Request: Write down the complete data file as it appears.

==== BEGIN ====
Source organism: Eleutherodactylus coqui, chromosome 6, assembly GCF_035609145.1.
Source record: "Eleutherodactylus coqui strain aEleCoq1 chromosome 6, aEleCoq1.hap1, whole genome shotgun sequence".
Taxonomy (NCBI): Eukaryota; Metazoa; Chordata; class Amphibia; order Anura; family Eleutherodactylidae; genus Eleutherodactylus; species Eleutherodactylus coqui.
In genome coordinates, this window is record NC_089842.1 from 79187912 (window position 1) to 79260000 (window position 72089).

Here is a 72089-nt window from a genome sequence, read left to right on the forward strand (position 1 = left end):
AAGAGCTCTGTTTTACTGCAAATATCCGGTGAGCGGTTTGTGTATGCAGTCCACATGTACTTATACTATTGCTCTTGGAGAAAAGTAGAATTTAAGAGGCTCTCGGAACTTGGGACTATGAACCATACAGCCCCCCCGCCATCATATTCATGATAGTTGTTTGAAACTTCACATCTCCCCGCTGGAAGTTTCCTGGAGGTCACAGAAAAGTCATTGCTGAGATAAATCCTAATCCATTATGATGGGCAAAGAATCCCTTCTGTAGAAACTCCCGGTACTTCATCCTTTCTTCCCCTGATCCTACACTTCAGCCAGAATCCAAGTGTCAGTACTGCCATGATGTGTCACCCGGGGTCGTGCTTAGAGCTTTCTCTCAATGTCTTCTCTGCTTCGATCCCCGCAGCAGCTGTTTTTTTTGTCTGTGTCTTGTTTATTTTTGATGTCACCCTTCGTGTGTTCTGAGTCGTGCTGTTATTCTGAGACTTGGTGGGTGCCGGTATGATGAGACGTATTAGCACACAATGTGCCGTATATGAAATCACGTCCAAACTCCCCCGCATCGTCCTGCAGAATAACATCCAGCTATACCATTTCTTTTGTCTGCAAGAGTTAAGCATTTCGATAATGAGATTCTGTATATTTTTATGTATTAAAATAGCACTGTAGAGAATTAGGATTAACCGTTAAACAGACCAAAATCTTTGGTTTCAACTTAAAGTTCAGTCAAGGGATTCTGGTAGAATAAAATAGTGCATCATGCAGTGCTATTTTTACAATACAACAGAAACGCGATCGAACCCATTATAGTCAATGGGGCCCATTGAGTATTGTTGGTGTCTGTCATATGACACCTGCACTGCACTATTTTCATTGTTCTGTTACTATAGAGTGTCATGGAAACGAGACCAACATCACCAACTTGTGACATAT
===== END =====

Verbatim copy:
Source organism: Eleutherodactylus coqui, chromosome 6, assembly GCF_035609145.1.
Source record: "Eleutherodactylus coqui strain aEleCoq1 chromosome 6, aEleCoq1.hap1, whole genome shotgun sequence".
Taxonomy (NCBI): Eukaryota; Metazoa; Chordata; class Amphibia; order Anura; family Eleutherodactylidae; genus Eleutherodactylus; species Eleutherodactylus coqui.
In genome coordinates, this window is record NC_089842.1 from 79187912 (window position 1) to 79260000 (window position 72089).

Here is a 72089-nt window from a genome sequence, read left to right on the forward strand (position 1 = left end):
AAGAGCTCTGTTTTACTGCAAATATCCGGTGAGCGGTTTGTGTATGCAGTCCACATGTACTTATACTATTGCTCTTGGAGAAAAGTAGAATTTAAGAGGCTCTCGGAACTTGGGACTATGAACCATACAGCCCCCCCGCCATCATATTCATGATAGTTGTTTGAAACTTCACATCTCCCCGCTGGAAGTTTCCTGGAGGTCACAGAAAAGTCATTGCTGAGATAAATCCTAATCCATTATGATGGGCAAAGAATCCCTTCTGTAGAAACTCCCGGTACTTCATCCTTTCTTCCCCTGATCCTACACTTCAGCCAGAATCCAAGTGTCAGTACTGCCATGATGTGTCACCCGGGGTCGTGCTTAGAGCTTTCTCTCAATGTCTTCTCTGCTTCGATCCCCGCAGCAGCTGTTTTTTTTGTCTGTGTCTTGTTTATTTTTGATGTCACCCTTCGTGTGTTCTGAGTCGTGCTGTTATTCTGAGACTTGGTGGGTGCCGGTATGATGAGACGTATTAGCACACAATGTGCCGTATATGAAATCACGTCCAAACTCCCCCGCATCGTCCTGCAGAATAACATCCAGCTATACCATTTCTTTTGTCTGCAAGAGTTAAGCATTTCGATAATGAGATTCTGTATATTTTTATGTATTAAAATAGCACTGTAGAGAATTAGGATTAACCGTTAAACAGACCAAAATCTTTGGTTTCAACTTAAAGTTCAGTCAAGGGATTCTGGTAGAATAAAATAGTGCATCATGCAGTGCTATTTTTACAATACAACAGAAACGCGATCGAACCCATTATAGTCAATGGGGCCCATTGAGTATTGTTGGTGTCTGTCATATGACACCTGCACTGCACTATTTTCATTGTTCTGTTACTATAGAGTGTCATGGAAACGAGACCAACATCACCAACTTGTGACATAT